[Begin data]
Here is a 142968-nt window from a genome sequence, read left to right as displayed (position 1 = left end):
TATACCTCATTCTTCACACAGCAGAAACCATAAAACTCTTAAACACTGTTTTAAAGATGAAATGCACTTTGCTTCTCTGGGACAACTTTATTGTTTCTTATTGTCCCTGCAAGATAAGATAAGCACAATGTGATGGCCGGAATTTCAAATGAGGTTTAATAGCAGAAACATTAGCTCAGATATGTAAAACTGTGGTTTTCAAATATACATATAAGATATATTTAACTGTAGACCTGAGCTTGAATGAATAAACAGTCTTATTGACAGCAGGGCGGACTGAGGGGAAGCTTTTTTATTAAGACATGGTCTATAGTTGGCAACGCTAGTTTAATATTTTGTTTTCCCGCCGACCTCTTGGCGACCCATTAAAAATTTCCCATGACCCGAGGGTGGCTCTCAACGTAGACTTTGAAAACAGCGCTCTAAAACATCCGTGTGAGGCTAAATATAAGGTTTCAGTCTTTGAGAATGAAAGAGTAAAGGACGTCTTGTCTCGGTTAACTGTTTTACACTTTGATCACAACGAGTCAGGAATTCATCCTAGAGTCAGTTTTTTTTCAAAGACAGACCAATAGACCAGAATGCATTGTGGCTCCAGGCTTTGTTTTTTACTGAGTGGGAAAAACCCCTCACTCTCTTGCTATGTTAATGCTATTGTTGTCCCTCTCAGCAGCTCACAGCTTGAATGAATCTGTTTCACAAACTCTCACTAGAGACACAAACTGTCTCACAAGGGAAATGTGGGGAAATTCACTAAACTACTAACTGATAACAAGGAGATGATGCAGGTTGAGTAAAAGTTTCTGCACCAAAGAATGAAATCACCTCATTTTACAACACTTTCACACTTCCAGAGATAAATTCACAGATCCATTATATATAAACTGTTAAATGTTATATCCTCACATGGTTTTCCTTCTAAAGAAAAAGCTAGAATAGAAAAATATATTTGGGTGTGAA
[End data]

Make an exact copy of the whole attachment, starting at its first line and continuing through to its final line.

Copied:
Here is a 142968-nt window from a genome sequence, read left to right as displayed (position 1 = left end):
TATACCTCATTCTTCACACAGCAGAAACCATAAAACTCTTAAACACTGTTTTAAAGATGAAATGCACTTTGCTTCTCTGGGACAACTTTATTGTTTCTTATTGTCCCTGCAAGATAAGATAAGCACAATGTGATGGCCGGAATTTCAAATGAGGTTTAATAGCAGAAACATTAGCTCAGATATGTAAAACTGTGGTTTTCAAATATACATATAAGATATATTTAACTGTAGACCTGAGCTTGAATGAATAAACAGTCTTATTGACAGCAGGGCGGACTGAGGGGAAGCTTTTTTATTAAGACATGGTCTATAGTTGGCAACGCTAGTTTAATATTTTGTTTTCCCGCCGACCTCTTGGCGACCCATTAAAAATTTCCCATGACCCGAGGGTGGCTCTCAACGTAGACTTTGAAAACAGCGCTCTAAAACATCCGTGTGAGGCTAAATATAAGGTTTCAGTCTTTGAGAATGAAAGAGTAAAGGACGTCTTGTCTCGGTTAACTGTTTTACACTTTGATCACAACGAGTCAGGAATTCATCCTAGAGTCAGTTTTTTTTCAAAGACAGACCAATAGACCAGAATGCATTGTGGCTCCAGGCTTTGTTTTTTACTGAGTGGGAAAAACCCCTCACTCTCTTGCTATGTTAATGCTATTGTTGTCCCTCTCAGCAGCTCACAGCTTGAATGAATCTGTTTCACAAACTCTCACTAGAGACACAAACTGTCTCACAAGGGAAATGTGGGGAAATTCACTAAACTACTAACTGATAACAAGGAGATGATGCAGGTTGAGTAAAAGTTTCTGCACCAAAGAATGAAATCACCTCATTTTACAACACTTTCACACTTCCAGAGATAAATTCACAGATCCATTATATATAAACTGTTAAATGTTATATCCTCACATGGTTTTCCTTCTAAAGAAAAAGCTAGAATAGAAAAATATATTTGGGTGTGAA